The NESACS Blog
From the Northeastern Section of the ACS, focusing on career management and development
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05/29/09
Networking and 80-10-10 Rule
Filed under: Position Searching, First Year on Job, Leadership
Posted by: site admin @ 9:50 am

In the last two days I have enjoyed conversing
with two people who both mentioned:  I have been
just too busy that I have not had time to network.

Now when they are searching for a position, and
many sources tell them that networking is the best
way to find positions, they feel as if they are coming
up short.  It will take them longer because of a
“less-well developed network.”  That may or may
not be so.

The bottom line:  networking is your professional
investment responsibility to yourself, that is, invest
in yourself, it is part of your professional
development.

We all know the need to invest for our future–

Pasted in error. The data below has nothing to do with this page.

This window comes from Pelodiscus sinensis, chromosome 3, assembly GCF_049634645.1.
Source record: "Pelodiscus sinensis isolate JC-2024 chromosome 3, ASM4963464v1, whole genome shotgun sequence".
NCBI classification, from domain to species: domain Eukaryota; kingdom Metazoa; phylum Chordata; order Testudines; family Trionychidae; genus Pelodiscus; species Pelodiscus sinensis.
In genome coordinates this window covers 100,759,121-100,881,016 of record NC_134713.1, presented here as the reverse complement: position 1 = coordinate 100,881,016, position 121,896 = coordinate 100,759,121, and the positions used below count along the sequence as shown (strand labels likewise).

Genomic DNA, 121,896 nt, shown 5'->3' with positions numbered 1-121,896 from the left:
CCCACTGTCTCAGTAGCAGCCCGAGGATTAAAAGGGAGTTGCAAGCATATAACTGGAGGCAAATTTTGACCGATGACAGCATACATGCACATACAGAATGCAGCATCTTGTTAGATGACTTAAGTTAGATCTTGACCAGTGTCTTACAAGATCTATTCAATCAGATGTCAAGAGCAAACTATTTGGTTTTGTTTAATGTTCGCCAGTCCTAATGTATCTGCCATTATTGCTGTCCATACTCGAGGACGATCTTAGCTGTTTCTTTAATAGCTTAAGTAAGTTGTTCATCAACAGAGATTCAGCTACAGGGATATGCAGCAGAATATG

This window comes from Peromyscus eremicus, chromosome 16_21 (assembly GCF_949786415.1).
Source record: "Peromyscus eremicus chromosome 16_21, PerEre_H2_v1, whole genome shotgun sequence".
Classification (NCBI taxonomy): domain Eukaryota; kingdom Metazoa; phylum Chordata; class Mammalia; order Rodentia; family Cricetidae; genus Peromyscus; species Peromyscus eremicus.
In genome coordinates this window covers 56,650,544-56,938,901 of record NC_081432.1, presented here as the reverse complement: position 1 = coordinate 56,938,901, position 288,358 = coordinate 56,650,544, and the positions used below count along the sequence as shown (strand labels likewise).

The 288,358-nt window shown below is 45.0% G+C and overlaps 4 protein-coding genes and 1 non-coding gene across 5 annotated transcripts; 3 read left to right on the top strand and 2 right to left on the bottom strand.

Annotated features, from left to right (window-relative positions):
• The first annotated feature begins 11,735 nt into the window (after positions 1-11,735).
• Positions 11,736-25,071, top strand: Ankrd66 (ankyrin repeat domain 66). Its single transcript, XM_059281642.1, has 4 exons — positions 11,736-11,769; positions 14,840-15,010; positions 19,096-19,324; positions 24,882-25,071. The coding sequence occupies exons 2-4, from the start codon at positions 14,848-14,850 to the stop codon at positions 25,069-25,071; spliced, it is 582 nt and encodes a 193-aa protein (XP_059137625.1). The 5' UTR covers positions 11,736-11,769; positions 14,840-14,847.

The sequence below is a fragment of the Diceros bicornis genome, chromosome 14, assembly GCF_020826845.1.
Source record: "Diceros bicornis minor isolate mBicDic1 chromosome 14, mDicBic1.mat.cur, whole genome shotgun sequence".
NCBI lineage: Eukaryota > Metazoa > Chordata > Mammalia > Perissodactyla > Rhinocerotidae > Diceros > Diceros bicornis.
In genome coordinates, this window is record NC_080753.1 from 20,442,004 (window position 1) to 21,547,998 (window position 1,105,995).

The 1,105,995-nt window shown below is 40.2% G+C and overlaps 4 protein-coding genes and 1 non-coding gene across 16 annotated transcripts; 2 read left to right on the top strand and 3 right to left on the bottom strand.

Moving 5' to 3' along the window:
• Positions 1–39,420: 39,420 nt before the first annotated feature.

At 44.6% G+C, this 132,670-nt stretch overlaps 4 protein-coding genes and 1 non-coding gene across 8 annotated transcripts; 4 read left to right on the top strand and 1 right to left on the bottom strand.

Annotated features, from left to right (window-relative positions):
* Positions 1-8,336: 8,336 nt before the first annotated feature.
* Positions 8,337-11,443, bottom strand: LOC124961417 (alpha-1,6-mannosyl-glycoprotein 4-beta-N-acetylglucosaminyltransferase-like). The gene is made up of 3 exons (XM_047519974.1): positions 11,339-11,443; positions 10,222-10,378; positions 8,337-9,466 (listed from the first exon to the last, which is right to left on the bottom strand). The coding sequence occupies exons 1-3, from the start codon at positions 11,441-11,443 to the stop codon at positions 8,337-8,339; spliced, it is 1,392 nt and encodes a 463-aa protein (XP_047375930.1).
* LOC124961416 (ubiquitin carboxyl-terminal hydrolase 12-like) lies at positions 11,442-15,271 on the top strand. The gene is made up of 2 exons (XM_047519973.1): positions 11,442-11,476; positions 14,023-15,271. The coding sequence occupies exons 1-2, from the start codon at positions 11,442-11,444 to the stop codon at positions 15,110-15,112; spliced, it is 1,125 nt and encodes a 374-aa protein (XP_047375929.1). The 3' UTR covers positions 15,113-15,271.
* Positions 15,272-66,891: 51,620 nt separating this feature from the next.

to afford desirable living conditions, enjoyments
and retirement.  Similar rules of thumb about doing
research and continuous learning apply to in our
financial investment world as they do in our
professional
investment world.  It is not a “save
and hold” strategy
that often succeeds but
experiment, learn and change that does.

I like Peter Fiske’s rule of thumb about the
80-10-10 rule.  Peter and I met several years
ago and his message resonated with me and his ideas
have value

80-10-10
“80% of her workweek doing the best work she
could possibly do.  10% of her workweek
focused on her personal and intellectual
development, and the remaining 10% telling
as many people as possible what a good job
she was doing during the 80% of the time
she was actually doing her job” (networking
in a sense)


Manage your time sinks.
   Touch things once
   Email management (PF)
   Electronic networking management
       selectively add memberships
       smartly manage passwords
       contribute value added ideas
to blogs, your own or others
    Learn and use exit strategies
(PF = Peter Fiske, source)

Develop your personal goals that provide
richness and enjoyment and value to you
and others
    Journal your ideas (PF) and capture valuable things
    Establish and share your priorities
    Recognize when things are critical, your time
is short.  Preparation and start-up time
minimization should be part of your game-plan.

Find creative ways to contribute your talent
and to grow your skills
   Volunteer
   Act as a mentor
   Carpe diem, Experiment.
   Erase your ‘pain bodies’ 1  2

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